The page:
Plans in place to develop former prison, but when? 

During a Beacon City Council meeting last month, Mark Roland chided city officials for the stalled development of the former Beacon Correctional Facility, also known as Camp Beacon.

“The plan was always pie in the sky, and it grows more so every day,” the Beacon resident said during a public comment period. “It’s time to stop relying on outside developers and reclaim some of Beacon for its citizens.”

He was referring to an Urban Green Food proposal to create a “bike farm” at the site with a hotel and courtyard, indoor track-and-field venue and arena for indoor cycling known as a velodrome. A farming incubator, along with dozens of acres of farmland and bike trails, is also part of the plan. 

The state’s economic development agency, Empire State Development, in 2019 selected Urban Green Food, based in New York City, to redevelop the 39-acre former women’s prison. The state is also offering $6 million in funding, but that requires a separate application and is subject to the project receiving local and state approval.

New York first asked for proposals for the property in 2014, a year after the prison was closed. (Before the prison opened in 1981, the site was home to the Matteawan State Hospital.) The state received only one proposal, from The Doe Fund, also based in New York City, which wanted to create a farming and job-training center to help homeless and low-income people seek employment and self-sufficiency.

The Doe Fund withdrew its proposal in 2017 after local officials — including then-Mayor Randy Casale, Dutchess County Executive Marc Molinaro and state Sen. Sue Serino — asked then-Gov. Andrew Cuomo to reject it. They argued it had evolved from an economic development plan to one “inconsistent with the site’s mixed-use, recreational and destination development potential.”

After being awarded development rights in the second go-round, Eric Anderson, the founder of Urban Green Builders, the parent company of Urban Green Food, spoke to the City Council in 2019 about his proposal. The track-and-field facility could attract major athletic events, filling the hotel, he said, while the velodrome and trails would bring bike-friendly infrastructure to Beacon. 

“The opportunities to use this site — I don’t think I’ve imagined them all yet,” Anderson said.

Nearly three years later, with no news of progress, Roland on July 5 suggested that Beacon should “tell the state that we are taking over” the property “to grow food and make things, create alternative career paths for our kids and build some resilience into our economy” that doesn’t rely on tourism. 

Anderson said last fall that he anticipated bringing his project to the Beacon Planning Board sometime in 2022. That hasn’t happened, and the project isn’t on the Planning Board’s Aug. 9 agenda, although Anderson said in an email this week that his timeline has not changed. He declined to discuss other details.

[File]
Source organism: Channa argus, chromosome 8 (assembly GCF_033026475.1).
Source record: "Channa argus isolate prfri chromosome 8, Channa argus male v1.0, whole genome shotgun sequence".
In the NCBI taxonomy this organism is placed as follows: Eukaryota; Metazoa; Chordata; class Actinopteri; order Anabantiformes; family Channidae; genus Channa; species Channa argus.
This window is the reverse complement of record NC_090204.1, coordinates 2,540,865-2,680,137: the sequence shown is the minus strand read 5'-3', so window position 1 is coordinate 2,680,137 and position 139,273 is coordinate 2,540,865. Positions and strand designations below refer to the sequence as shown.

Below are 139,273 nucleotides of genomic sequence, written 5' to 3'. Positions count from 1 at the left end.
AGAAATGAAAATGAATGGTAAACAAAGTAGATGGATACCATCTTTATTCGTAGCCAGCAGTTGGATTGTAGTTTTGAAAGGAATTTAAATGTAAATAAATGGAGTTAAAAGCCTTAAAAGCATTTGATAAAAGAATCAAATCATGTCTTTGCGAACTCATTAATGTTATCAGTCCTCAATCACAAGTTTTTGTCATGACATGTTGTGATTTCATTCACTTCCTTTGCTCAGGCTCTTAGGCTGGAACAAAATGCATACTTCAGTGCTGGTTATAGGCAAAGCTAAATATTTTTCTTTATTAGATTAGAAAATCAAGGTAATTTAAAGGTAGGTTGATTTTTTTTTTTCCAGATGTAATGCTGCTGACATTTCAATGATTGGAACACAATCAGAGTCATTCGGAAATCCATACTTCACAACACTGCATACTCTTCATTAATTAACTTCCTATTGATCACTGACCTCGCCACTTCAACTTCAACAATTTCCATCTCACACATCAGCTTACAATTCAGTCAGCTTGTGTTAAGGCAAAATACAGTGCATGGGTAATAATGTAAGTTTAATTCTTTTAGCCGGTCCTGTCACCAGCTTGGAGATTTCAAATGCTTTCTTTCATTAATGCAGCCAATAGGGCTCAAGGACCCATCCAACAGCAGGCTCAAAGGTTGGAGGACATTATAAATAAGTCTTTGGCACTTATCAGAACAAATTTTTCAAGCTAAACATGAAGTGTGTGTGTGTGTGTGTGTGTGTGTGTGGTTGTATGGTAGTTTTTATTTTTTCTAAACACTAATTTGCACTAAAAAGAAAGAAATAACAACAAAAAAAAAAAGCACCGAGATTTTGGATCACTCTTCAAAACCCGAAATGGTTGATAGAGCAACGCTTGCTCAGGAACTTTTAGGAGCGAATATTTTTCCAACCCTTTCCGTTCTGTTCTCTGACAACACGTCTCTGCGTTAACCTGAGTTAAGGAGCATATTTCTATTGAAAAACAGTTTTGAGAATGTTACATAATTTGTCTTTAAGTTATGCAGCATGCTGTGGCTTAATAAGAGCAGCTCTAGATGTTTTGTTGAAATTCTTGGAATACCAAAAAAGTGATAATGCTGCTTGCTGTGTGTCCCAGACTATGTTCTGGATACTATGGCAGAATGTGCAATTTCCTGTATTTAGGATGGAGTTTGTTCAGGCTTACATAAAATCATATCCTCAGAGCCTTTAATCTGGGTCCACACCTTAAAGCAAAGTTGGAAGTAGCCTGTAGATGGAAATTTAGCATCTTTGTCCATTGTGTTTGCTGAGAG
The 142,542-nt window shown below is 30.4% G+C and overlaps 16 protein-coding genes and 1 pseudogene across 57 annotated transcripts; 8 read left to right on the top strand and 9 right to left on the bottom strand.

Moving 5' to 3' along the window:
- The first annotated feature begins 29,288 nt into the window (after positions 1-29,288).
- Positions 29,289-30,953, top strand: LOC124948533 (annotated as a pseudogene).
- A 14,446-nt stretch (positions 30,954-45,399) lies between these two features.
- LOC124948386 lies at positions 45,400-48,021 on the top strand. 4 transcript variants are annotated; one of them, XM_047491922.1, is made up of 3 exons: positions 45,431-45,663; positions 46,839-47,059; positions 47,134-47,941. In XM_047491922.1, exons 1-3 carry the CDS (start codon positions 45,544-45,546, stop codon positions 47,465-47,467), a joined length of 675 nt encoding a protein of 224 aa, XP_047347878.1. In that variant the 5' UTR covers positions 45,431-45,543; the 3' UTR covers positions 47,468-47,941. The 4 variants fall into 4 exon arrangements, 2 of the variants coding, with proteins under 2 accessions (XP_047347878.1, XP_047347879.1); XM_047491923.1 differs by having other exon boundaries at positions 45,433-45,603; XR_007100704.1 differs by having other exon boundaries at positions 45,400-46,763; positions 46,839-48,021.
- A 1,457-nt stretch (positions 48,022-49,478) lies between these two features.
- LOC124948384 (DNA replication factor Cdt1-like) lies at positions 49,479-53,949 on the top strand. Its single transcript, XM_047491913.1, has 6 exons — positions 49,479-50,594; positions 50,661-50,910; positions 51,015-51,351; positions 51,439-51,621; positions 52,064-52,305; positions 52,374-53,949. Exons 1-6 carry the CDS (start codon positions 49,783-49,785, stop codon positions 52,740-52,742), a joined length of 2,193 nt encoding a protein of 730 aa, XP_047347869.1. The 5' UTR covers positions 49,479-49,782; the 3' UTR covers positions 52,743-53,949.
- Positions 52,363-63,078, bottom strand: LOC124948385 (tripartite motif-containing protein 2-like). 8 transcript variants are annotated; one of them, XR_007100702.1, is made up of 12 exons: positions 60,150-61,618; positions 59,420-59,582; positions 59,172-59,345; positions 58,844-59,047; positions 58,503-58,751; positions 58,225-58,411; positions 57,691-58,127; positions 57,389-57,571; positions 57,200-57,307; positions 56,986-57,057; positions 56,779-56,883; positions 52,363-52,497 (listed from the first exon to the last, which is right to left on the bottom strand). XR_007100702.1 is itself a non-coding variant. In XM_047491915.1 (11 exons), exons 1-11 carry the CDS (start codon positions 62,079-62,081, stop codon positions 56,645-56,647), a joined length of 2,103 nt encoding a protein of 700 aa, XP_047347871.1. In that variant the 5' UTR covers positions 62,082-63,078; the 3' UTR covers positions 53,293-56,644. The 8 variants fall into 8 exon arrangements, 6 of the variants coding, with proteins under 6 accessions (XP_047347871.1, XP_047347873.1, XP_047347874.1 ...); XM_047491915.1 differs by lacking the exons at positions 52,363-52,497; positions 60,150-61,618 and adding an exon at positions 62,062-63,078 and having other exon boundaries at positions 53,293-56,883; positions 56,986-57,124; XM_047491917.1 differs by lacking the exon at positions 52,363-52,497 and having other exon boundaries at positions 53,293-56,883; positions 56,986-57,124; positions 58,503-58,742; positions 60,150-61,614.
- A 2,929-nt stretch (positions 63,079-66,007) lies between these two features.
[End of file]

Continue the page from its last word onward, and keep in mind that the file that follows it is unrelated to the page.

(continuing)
Camp Beacon, the largest available undeveloped tract in the city, sits a block off Matteawan Road between Beacon High School and the Fishkill Correctional Facility. Therein lies its greatest hindrance — access — especially after the Correctional Facility last year prohibited most vehicles from using the portion of Matteawan that runs through prison property, leaving the other end of the road as the only way in or out.

Mayor Lee Kyriacou says he isn’t concerned about the delays, noting that many may be pandemic-related. More important is a plan Kyriacou has pitched to the state that would “change the nature of what you could do on that site,” he said. 

Under Kyriacou’s plan, a road would be constructed from Route 52, diverging near the long driveway that leads to the Chemprene manufacturing facility, winding around the perimeter of the prison’s land and connecting with Matteawan Road, creating another point of entry to Camp Beacon. 

Proposed road
A road proposed by the mayor is show in orange coming off Route 52 at the bottom center of map (“Alt #3”) to connect with Matteawan Road.

Kyriacou said this week that he has had discussions with Anderson and Empire State Development about the road and expects to have further talks with the state Department of Corrections and the Beacon City School District. For the proposal to move forward, he hopes the state will provide its $6 million for the road.

As far as what ultimately occupies the site, Kyriacou believes affordable housing and commercial business space are Beacon’s most pressing needs. While neither of Empire State Development’s recent calls for proposals focused specifically on those needs, there is already housing in the vicinity. The Meadow Ridge developments on Matteawan Road offer low-income housing, some of it for seniors; another low-income senior development, Highland Meadows, is on nearby Hastings Road. 

There’s little commercial space available in Beacon, certainly none as vast as Camp Beacon. 

“My focus is on doing the one thing that would change the potential for that site, which is road access,” Kyriacou said. “Anything that follows that would be a big plus.” 

Behind The Story

Type: News

News: Based on facts, either observed and verified directly by the reporter, or reported and verified from knowledgeable sources.

Simms has covered Beacon for The Current since 2015. He studied journalism at Appalachian State University and has reported for newspapers in North Carolina and Maryland. Location: Beacon. Languages: English. Area of expertise: Beacon politics